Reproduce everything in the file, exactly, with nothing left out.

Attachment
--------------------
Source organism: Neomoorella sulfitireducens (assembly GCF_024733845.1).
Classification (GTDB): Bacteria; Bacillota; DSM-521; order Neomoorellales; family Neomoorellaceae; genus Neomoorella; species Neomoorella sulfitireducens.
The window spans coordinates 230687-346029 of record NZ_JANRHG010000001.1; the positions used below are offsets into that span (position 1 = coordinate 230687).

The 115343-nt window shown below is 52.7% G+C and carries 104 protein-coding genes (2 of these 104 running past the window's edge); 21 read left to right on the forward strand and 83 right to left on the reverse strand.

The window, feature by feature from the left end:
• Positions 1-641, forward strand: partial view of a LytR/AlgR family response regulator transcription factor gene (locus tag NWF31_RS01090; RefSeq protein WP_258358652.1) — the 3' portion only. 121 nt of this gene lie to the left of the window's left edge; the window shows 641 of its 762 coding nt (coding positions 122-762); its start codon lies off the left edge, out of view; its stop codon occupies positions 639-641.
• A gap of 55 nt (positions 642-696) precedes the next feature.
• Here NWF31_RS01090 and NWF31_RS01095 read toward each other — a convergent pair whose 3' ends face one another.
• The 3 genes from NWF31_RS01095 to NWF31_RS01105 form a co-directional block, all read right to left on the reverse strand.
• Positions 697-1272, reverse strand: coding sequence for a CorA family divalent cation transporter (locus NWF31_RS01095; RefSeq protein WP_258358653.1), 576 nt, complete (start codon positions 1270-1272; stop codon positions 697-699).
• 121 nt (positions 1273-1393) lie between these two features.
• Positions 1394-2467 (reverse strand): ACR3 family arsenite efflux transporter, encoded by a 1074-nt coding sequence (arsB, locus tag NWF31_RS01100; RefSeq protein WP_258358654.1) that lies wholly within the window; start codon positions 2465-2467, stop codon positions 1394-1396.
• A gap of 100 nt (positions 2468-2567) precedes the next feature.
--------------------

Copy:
Source organism: Neomoorella sulfitireducens (assembly GCF_024733845.1).
Classification (GTDB): Bacteria; Bacillota; DSM-521; order Neomoorellales; family Neomoorellaceae; genus Neomoorella; species Neomoorella sulfitireducens.
The window spans coordinates 230687-346029 of record NZ_JANRHG010000001.1; the positions used below are offsets into that span (position 1 = coordinate 230687).

The 115343-nt window shown below is 52.7% G+C and carries 104 protein-coding genes (2 of these 104 running past the window's edge); 21 read left to right on the forward strand and 83 right to left on the reverse strand.

The window, feature by feature from the left end:
• Positions 1-641, forward strand: partial view of a LytR/AlgR family response regulator transcription factor gene (locus tag NWF31_RS01090; RefSeq protein WP_258358652.1) — the 3' portion only. 121 nt of this gene lie to the left of the window's left edge; the window shows 641 of its 762 coding nt (coding positions 122-762); its start codon lies off the left edge, out of view; its stop codon occupies positions 639-641.
• A gap of 55 nt (positions 642-696) precedes the next feature.
• Here NWF31_RS01090 and NWF31_RS01095 read toward each other — a convergent pair whose 3' ends face one another.
• The 3 genes from NWF31_RS01095 to NWF31_RS01105 form a co-directional block, all read right to left on the reverse strand.
• Positions 697-1272, reverse strand: coding sequence for a CorA family divalent cation transporter (locus NWF31_RS01095; RefSeq protein WP_258358653.1), 576 nt, complete (start codon positions 1270-1272; stop codon positions 697-699).
• 121 nt (positions 1273-1393) lie between these two features.
• Positions 1394-2467 (reverse strand): ACR3 family arsenite efflux transporter, encoded by a 1074-nt coding sequence (arsB, locus tag NWF31_RS01100; RefSeq protein WP_258358654.1) that lies wholly within the window; start codon positions 2465-2467, stop codon positions 1394-1396.
• A gap of 100 nt (positions 2468-2567) precedes the next feature.